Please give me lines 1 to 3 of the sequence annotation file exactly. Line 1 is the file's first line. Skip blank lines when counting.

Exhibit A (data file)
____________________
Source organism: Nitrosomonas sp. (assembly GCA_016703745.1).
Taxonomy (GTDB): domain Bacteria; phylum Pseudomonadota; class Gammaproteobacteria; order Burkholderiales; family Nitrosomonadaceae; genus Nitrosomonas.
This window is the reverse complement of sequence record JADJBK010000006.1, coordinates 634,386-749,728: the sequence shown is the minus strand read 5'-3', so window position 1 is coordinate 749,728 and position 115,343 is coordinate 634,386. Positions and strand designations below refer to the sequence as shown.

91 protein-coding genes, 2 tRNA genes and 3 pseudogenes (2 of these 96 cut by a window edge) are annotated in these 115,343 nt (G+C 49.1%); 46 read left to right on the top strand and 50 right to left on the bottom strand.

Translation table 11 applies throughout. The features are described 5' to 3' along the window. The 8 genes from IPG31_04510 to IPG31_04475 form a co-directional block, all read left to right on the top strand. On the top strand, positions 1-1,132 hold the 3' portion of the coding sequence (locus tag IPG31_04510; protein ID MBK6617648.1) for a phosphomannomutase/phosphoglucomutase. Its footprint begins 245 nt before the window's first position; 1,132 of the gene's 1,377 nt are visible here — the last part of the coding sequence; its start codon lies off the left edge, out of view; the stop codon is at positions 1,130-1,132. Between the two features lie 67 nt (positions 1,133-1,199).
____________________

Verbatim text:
Source organism: Nitrosomonas sp. (assembly GCA_016703745.1).
Taxonomy (GTDB): domain Bacteria; phylum Pseudomonadota; class Gammaproteobacteria; order Burkholderiales; family Nitrosomonadaceae; genus Nitrosomonas.
This window is the reverse complement of sequence record JADJBK010000006.1, coordinates 634,386-749,728: the sequence shown is the minus strand read 5'-3', so window position 1 is coordinate 749,728 and position 115,343 is coordinate 634,386. Positions and strand designations below refer to the sequence as shown.